Mary Green Swig, Steven L. Swig, and Roger Hickey announce that "For the Student Debt Movement, JUBILEE Is an Old Idea Made New." Those of you who shudder at the "moral hazard" of forgiving debts need only contemplate these statements: "It is immoral to place more debt on a people than they can reasonably handle," while "(t)oday jubilee only seems to be available to the wealthy and powerful, with broad forms of corporate debt and tax forgiveness and surprisingly large corporate subsidies from the government." Seems to me there's your moral hazard. And it is odd that so many "religious" politicians have never spoken of a jubilee.
Chris Morran at the Consumerist describes "Four Reasons Tribal Lands Lack Better Access to the Internet" according to the Government Accountability Office. While I have no doubt that low incomes, less skill in navigating complex bureaucracies, and lack of coordination between those bureaucracies all play a part, "remote location" and "uneven terrain" sure do sound like the kind of hurdles our big corporate entrepreneurs can't seem to overcome even though they're obscenely rich and always telling us what great problem-solvers they are.
Seth Ackerman, writing at Jacobin, notes the irony that nominally liberal pundits, who declared in 2008 that details-don't-matter when considering the health care plans of then-Senators Clinton and Obama, now find "details" of the utmost importance when considering the health care plan of Bernie Sanders. Mr. Ackerman's piece absolute eviscerates the "evolution" of the health-care thinking of both Matthew Yglesias and Ezra Klein, circa 2007 and now -- the more you read, the more crushing their hypocrisy will seem to be. (Presumably a response from both men will be coming, and I bet they nibble interminably at the margins of Mr. Ackerman's argument.) I offer this link just in case you were thinking politically-driven hypocrisy was only a right-wing phenomenon.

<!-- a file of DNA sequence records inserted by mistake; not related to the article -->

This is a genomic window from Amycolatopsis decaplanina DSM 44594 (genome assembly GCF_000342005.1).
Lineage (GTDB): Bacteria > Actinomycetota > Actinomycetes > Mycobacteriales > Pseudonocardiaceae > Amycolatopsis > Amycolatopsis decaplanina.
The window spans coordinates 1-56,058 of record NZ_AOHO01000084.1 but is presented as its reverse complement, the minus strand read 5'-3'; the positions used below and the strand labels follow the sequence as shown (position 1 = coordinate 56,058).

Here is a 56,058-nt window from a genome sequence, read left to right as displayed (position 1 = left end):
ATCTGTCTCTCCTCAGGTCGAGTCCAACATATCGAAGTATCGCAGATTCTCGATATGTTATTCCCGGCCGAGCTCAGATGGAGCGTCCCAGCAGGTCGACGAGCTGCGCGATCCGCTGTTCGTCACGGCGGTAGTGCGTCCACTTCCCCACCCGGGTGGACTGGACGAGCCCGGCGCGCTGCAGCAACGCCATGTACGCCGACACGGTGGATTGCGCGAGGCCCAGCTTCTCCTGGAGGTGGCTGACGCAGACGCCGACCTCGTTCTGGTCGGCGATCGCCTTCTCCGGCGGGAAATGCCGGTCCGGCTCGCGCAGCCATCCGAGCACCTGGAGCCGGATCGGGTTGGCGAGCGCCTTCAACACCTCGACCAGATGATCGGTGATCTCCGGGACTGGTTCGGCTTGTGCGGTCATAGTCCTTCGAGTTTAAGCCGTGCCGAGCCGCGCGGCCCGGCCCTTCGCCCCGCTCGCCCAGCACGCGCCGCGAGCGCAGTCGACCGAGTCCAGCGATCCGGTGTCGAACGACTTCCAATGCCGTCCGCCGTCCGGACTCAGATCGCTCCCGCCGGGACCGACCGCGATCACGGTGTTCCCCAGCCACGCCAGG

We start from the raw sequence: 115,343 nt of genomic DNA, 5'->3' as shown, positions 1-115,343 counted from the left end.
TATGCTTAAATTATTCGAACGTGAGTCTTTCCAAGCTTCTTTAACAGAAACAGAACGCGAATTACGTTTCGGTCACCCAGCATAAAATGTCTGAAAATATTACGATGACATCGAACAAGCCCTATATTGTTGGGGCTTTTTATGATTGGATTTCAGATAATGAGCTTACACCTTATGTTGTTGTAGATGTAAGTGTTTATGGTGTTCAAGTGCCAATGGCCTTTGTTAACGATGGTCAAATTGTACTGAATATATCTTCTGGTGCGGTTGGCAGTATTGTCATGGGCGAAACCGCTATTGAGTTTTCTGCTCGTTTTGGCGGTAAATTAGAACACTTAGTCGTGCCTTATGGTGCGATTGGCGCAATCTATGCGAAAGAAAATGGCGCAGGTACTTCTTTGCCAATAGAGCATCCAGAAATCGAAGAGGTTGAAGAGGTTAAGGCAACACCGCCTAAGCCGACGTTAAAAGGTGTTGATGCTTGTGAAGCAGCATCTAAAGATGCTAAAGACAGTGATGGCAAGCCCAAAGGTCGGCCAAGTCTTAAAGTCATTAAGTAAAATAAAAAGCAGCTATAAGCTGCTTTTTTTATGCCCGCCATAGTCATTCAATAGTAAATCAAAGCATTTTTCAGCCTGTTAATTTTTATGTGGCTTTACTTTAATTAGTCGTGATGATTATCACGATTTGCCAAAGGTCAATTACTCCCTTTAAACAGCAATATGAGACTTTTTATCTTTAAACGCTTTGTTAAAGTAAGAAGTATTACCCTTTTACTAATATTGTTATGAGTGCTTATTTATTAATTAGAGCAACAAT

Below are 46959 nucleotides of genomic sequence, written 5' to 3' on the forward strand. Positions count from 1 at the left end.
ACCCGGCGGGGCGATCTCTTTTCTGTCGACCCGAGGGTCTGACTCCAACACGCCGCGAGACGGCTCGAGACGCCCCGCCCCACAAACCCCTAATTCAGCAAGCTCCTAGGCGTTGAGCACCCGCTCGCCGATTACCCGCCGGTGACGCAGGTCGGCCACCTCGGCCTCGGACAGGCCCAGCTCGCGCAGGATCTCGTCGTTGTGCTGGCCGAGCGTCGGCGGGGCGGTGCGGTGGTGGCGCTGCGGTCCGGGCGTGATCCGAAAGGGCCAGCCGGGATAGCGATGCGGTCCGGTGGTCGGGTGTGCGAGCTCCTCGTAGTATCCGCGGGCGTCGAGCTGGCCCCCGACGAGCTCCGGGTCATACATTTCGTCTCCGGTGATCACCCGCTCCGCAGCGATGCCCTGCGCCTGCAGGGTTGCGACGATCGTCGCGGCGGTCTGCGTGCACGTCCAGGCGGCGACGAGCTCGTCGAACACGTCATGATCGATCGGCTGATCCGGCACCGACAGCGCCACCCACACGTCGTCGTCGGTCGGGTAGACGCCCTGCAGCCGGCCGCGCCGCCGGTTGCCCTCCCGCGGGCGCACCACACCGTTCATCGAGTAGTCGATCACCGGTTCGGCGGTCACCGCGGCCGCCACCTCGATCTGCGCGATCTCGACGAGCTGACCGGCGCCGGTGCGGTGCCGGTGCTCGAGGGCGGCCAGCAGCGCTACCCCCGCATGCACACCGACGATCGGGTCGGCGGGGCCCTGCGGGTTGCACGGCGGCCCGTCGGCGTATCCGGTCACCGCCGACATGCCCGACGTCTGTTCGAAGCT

New York Times columnist Nicholas Kristof also has "Two Questions for Bernie Sanders." You won't be surprised by either of them, but you may be taken aback, for example, by his blunt statement that Medicare-for-All "won't happen," even though Mr. Kristof is "for it"! Well, that's not the attitude that abolished slavery! Two questions for Mr. Kristof: if so many Americans -- the majority, as polls consistently tell us -- want Medicare-for-all, why is it impossible to achieve? And what does that say about us?
And finally, Norm Ornstein, writing at The Atlantic, tells us "Why Bernie Sanders Can't Govern." I'll give him credit, at least, for tackling the problem head-on: that if Republicans obstructed his aims as President, which they will, Mr. Sanders would simply "go to the public" and try to "force members of Congress to their knees, shifting the debate and the agenda his way." Mr. Ornstein, of course, argues that "going over the head of Congress" in this manner doesn't work, but he doesn't offer enough evidence (i.e., of Presidents "going over the head of Congress" and failing) to support that argument -- and citing, especially, George W. Bush's attempt to get the people to go along with something so vastly unpopular as Social Security privatization actually undercuts his argument. Besides, I've seen it happen -- anti-media consolidation, pro-overtime, and pro-net neutrality efforts have succeeded in America not because Congress and the President could "work together," but because the people demanded them. Seems the very soul of populism, that. (And, yes, net neutrality got a big boost from President Obama in late 2014, even if he was muscling the FCC and not Congress at that moment.)